God Bless each of you, and know that each of you were the most important people in his life.

My Warmest Regards,
Tom Hoover

Dear Tom,

Thank you so much for your last e-mail. I fully understand the gamut of emotions you must have felt to write down your experiences into words. But know that in doing so you have healed and will continue to heal a number of people who loved and cherished Paul. Having been a draftee myself in ‘69, I for one know full well the scorn and disrespect that was shown to the Vietnam vets, and I now take every opportunity I can to give thanks and heartfelt gratitude to everyone of these brave selfless soldiers I come to meet.

I have forwarded your tribute to Paul’s sister Florence and have asked that she send it to ALL her family members… which she has already started to do.

She has told me that she has been waiting for 37 years to speak to someone who was there with him… with your permission I will forward your e-mail address to her. She told me that she would like to personally thank you.

Many Thanks Tom,
John

Dear John,

I received your e-mail with the letters, I am still crying; I cannot believe that you found this person. I remember when Paulie died my dad requested that a soldier named Tom escort the body home and the army denied the request I am wondering if this is the same man, I really think it is because this soldier was with Paulie when he was wounded and my father wanted the person who was there to bring him home so he could talk with him.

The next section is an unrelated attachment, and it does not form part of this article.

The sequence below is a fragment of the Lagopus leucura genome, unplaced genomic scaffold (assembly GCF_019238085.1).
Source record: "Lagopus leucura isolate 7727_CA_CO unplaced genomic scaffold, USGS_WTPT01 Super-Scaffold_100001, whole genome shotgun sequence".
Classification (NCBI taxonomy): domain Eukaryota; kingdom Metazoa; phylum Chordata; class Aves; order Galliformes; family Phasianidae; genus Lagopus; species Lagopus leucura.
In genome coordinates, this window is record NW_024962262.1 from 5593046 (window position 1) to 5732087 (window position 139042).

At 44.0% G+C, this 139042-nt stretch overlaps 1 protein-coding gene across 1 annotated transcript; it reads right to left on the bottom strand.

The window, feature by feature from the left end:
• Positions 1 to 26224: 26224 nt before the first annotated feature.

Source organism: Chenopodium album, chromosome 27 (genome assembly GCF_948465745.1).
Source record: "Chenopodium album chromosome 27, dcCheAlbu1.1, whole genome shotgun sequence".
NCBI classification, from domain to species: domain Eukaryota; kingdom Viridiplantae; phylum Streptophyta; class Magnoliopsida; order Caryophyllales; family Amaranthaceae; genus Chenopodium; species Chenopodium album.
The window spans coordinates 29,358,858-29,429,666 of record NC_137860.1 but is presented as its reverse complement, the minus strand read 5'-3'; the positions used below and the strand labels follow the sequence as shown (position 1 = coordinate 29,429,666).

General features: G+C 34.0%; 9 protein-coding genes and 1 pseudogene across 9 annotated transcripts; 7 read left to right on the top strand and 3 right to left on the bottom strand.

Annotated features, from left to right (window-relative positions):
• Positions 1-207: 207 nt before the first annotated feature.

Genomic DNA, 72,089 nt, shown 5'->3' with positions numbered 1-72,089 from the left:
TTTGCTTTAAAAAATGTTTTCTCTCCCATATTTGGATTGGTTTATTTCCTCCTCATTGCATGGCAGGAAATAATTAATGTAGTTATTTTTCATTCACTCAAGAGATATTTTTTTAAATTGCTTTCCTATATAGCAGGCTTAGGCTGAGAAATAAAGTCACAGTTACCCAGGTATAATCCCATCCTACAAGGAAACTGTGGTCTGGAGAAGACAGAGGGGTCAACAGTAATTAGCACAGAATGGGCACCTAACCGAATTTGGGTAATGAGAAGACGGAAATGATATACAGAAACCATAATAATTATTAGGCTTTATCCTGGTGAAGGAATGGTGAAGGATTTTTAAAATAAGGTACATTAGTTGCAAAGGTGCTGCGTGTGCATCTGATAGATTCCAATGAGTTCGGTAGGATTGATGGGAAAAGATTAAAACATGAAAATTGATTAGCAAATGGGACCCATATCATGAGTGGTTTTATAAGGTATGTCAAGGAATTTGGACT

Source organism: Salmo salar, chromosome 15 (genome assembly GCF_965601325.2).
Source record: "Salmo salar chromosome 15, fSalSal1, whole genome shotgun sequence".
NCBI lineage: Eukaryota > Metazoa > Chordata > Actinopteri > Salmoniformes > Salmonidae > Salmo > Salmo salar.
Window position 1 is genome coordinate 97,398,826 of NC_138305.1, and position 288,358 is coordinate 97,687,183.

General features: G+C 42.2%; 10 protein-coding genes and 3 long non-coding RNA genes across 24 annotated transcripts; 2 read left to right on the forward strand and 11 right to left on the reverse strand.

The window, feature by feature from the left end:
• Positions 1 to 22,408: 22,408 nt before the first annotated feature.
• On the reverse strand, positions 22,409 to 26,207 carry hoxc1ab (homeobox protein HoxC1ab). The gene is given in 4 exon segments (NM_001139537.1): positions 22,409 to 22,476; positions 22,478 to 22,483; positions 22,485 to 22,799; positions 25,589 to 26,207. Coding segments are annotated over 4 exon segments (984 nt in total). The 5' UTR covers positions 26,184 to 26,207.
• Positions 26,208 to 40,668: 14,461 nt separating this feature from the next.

I have chills up and down my spine; I called my daughter to tell her about these letters and she asked that I forward them to her, which I did do. John you never cease to amaze me when it comes to your love and dedication to my brother.

I would love to write to Tom, is it possible that I may have his e-mail address so I could personally thank him. I have waited over 30 years to speak to someone who was actually there with him.

Love,
Florence

Paul Paramatto’s grave at Long Island National Cemetery
I had the honor to visit my childhood friend Paul Paramatto’s grave at Long Island National Cemetery with a cousin of his from our old neighborhood in Brooklyn. May 20th was the 43rd anniversary of Paul’s heroic selfless act. John Dell'Isola: May 22, 2011